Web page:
The California Conservation Corps (CCC) will be 35 years old
this year. It is going strong and in fact is poised to expand. Its experience
is most relevant to a debate in California workforce circles today: what are
the needed job skills in the emerging California economy, and how young
Californians can best achieve these skills.  

The Corps was founded by Jerry Brown in July 1976, who
described it as "a combination Jesuit seminary, Israeli kibbutz and Marine
Corps boot camp." It sought to bring together California youth of various
backgrounds, income levels and races. The youth would be placed in residential
settings, outside of urban areas, and put to work on conservation tasks that were
real work: fire containment, trail construction, stream restoration, tree
planting. In this work, the youth would contribute to the California community,
and also develop the skills to navigate in the job world and in life.

The CCC thrived over the years in its discipline, daily
structure of physical exercise and education, and emphasis on the hard, outdoor
work associated with conservation and emergency response projects. It drew
revenue not only from direct state funding, but also from contracts with other
state, local and private agencies for conservation tasks.  In the current fiscal year, the CCC deploys
around 1400 participants at any one time, from twenty-seven locations.   

Further, the CCC has given rise to a movement of local conservation
corps program in California, starting with the Marin Conservation Corps, East
Bay Conservation Corps, and San Francisco Conservation Corps in the early 1980s
and spreading throughout the state. Currently there are thirteen local conservation
corps programs in California, with 1200 California youth enrolled. Most of the
local corps programs are linked to charter schools, enabling participants
without high school degrees to obtain them, and those with high school degrees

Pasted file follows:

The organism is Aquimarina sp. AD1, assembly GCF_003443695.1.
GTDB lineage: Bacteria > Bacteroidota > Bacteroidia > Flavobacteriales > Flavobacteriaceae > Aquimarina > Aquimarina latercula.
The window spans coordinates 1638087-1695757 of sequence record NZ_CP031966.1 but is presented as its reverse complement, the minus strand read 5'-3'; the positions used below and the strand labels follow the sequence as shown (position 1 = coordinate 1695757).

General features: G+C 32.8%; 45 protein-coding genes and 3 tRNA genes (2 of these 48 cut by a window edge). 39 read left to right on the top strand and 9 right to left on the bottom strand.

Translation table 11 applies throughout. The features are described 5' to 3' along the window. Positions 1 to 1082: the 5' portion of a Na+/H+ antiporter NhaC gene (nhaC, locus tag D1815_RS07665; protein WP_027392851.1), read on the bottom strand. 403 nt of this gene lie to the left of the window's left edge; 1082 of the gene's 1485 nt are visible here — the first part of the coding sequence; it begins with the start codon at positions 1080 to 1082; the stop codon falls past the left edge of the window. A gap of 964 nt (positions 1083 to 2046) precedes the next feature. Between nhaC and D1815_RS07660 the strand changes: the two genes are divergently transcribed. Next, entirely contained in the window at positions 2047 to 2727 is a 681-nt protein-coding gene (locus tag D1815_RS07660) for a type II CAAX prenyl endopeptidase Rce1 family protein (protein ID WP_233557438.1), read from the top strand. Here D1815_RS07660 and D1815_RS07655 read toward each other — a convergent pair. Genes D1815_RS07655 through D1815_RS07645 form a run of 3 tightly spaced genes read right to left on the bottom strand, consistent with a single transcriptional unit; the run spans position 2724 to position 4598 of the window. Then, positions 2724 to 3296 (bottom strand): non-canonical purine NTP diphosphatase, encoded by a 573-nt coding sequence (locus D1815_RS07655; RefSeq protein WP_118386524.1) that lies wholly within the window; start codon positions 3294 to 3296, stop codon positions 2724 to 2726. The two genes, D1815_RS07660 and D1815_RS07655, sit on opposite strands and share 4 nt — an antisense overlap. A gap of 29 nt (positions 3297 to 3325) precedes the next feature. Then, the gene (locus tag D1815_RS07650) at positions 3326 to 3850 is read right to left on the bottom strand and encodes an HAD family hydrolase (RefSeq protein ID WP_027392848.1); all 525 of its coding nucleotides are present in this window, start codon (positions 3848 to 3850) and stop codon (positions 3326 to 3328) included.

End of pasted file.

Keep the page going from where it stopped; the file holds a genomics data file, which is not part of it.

to improve literacy skills.

Martha Diepenbrock was the first director of the Los Angeles
Conservation Corps in 1986 and has been involved in the Corps movement since
its inception. She describes the interplay of service and training as follows:
"The dual mission of the corps, youth development and the accomplishment of
work, is fundamental to the success of the corps. The work is the vehicle for
youth development. Youth enter the Corps intending to serve. But, it is in the
service that they grow and find confidence and direction."

The CCC and local Corps in California repeatedly have come
out on top of studies
of various youth training programs over the years in reduced arrest rates among
ex-offenders who are participants as well as high employment outcomes among all
participants. The skills they are teaching-work orientation, work confidence,
reading and problem solving skills–are precisely those that employers value.
For years, California employers have been telling workforce practitioners that
for most jobs, they are not looking for specific vocational skills, but rather
work orientation and general skills.  

Which brings us to the current workforce debate on youth
skills, and particularly the role of vocational training. Of course, vocational
training is one of the youth training strategies. But former Governor
Schwarzenegger often made too much of its role. Programs that provide work
experience in a disciplined setting, or that teach general education skills, or
that combine both, can have superior longer term employment outcomes to
training in a specific vocation-especially as the emerging job world in
California will see even greater movement among jobs and occupations.

Judge Anthony Kline for thirty years has been at the center
of the corps movement, its development and sustainability, and continues today to
be a main proponent for the CCC and local corps. When Michael Krisman and I saw
him in Sacramento last week, he spoke of the corps’ role in the future, its
continuing relevancy for the state’s youth, particularly the most at-risk
youth, and potential new directions for the future.  The CCC and local corps do need to continue
to evolve in the next years; while they do not depart too far from their
classic values, as summarized by former CCC Director B.T. Collins,  "hard work, low pay, and miserable